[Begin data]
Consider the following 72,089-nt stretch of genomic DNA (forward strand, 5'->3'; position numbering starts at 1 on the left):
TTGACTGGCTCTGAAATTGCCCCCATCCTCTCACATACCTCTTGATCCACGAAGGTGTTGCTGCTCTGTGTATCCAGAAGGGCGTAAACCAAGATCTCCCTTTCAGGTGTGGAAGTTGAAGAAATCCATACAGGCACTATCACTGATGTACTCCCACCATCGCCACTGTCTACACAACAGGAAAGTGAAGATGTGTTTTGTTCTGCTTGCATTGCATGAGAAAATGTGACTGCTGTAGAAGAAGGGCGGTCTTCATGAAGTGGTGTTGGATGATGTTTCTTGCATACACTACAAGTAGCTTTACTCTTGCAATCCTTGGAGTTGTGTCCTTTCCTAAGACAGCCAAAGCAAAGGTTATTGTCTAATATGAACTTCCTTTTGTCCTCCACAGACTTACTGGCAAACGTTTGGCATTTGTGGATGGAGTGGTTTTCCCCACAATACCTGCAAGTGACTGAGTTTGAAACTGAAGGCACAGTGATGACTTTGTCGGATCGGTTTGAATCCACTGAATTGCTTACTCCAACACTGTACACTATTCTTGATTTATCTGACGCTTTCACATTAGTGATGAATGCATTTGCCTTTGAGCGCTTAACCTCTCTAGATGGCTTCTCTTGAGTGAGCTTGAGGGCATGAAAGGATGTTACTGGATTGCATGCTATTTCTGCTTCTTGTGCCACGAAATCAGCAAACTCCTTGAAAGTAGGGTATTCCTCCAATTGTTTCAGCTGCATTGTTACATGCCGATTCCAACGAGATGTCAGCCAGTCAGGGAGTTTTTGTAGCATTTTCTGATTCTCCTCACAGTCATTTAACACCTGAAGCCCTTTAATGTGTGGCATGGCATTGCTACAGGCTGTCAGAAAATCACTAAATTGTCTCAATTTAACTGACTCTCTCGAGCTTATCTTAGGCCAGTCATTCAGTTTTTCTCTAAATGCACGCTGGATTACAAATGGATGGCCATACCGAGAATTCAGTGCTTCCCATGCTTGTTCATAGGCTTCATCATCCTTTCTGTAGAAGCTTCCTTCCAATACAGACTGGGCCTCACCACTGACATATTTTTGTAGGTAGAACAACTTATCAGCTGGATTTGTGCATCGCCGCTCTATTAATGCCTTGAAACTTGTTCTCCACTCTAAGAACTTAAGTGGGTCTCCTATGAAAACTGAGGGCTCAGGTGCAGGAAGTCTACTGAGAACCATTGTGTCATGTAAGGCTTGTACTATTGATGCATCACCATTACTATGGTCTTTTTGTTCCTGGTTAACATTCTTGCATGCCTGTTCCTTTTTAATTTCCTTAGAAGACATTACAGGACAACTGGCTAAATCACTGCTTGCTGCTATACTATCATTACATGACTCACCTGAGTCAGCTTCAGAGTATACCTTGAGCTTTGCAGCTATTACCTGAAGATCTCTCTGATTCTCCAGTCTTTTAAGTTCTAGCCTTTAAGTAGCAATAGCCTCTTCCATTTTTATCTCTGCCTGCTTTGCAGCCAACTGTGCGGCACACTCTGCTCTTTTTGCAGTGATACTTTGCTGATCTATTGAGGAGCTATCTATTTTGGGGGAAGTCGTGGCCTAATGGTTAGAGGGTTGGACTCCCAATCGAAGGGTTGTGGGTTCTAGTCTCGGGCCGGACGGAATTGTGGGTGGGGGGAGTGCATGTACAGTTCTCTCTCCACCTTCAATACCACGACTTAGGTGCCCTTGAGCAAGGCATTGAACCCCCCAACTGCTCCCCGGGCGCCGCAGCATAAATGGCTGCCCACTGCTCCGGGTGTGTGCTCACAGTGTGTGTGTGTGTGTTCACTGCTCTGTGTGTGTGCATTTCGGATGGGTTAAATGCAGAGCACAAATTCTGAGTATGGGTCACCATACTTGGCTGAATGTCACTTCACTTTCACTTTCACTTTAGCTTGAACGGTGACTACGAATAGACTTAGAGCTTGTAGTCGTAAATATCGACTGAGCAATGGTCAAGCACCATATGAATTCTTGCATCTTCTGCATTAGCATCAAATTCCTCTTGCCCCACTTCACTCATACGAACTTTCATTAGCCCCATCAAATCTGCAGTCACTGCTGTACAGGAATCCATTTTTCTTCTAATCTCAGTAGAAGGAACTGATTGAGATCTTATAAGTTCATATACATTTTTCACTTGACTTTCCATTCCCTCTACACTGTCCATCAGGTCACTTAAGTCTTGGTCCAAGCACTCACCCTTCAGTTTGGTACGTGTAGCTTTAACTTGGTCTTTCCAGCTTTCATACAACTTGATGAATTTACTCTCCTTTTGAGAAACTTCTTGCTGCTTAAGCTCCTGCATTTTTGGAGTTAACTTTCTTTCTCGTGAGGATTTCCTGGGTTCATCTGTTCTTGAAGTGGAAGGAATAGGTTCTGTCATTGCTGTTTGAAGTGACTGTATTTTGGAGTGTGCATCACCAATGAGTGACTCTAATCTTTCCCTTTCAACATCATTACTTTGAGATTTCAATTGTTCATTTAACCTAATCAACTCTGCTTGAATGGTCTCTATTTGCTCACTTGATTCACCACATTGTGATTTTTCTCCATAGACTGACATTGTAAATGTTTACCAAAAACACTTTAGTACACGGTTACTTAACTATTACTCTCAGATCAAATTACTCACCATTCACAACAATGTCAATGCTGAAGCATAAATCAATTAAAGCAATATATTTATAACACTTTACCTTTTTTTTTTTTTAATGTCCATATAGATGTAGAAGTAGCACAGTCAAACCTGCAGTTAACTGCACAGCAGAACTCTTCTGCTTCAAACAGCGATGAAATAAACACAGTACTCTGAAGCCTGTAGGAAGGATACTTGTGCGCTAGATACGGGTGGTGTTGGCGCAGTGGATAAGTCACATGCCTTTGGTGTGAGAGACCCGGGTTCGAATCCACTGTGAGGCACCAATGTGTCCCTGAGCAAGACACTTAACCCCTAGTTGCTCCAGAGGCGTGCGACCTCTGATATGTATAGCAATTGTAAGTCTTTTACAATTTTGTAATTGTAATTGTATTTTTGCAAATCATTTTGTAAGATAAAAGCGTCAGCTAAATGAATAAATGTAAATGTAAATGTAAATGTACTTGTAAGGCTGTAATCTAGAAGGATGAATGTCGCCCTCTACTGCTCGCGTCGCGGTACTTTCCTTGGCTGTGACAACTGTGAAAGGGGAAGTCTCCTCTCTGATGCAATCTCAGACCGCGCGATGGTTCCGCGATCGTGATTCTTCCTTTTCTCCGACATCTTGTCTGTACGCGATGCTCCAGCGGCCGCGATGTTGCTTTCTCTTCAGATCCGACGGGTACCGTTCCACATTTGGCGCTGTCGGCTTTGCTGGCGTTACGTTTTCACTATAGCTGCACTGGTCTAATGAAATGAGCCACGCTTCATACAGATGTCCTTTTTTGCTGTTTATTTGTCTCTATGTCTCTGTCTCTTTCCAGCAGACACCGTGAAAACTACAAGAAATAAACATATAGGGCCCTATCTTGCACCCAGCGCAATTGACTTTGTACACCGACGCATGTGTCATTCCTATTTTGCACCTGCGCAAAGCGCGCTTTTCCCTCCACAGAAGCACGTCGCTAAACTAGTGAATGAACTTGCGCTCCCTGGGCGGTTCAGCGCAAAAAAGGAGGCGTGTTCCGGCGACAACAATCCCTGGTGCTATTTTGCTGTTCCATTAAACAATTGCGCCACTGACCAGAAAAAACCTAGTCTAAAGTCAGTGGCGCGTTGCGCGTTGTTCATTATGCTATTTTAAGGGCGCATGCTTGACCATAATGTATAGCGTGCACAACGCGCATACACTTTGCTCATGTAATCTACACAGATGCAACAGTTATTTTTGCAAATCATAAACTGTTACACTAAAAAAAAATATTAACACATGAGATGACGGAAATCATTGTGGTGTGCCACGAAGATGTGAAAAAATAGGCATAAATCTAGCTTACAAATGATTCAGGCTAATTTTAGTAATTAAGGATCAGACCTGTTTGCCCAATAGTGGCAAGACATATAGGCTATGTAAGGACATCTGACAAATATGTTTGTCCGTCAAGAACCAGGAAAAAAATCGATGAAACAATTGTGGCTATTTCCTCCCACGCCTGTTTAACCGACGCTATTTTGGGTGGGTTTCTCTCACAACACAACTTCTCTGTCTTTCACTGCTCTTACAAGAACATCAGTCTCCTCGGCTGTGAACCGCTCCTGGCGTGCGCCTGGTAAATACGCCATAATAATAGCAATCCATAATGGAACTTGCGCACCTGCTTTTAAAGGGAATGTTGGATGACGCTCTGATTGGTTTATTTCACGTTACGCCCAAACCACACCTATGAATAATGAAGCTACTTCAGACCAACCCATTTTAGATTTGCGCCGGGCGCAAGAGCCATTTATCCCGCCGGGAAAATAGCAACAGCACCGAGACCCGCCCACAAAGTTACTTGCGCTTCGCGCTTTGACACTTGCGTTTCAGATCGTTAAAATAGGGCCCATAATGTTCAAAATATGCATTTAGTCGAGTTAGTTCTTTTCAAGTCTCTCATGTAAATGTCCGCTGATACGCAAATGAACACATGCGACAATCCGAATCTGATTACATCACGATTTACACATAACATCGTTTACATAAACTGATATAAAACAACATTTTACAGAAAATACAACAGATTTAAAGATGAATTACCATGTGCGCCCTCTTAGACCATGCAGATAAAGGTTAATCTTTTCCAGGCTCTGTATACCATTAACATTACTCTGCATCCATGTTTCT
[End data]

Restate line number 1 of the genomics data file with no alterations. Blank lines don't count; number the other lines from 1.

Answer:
Consider the following 72,089-nt stretch of genomic DNA (forward strand, 5'->3'; position numbering starts at 1 on the left):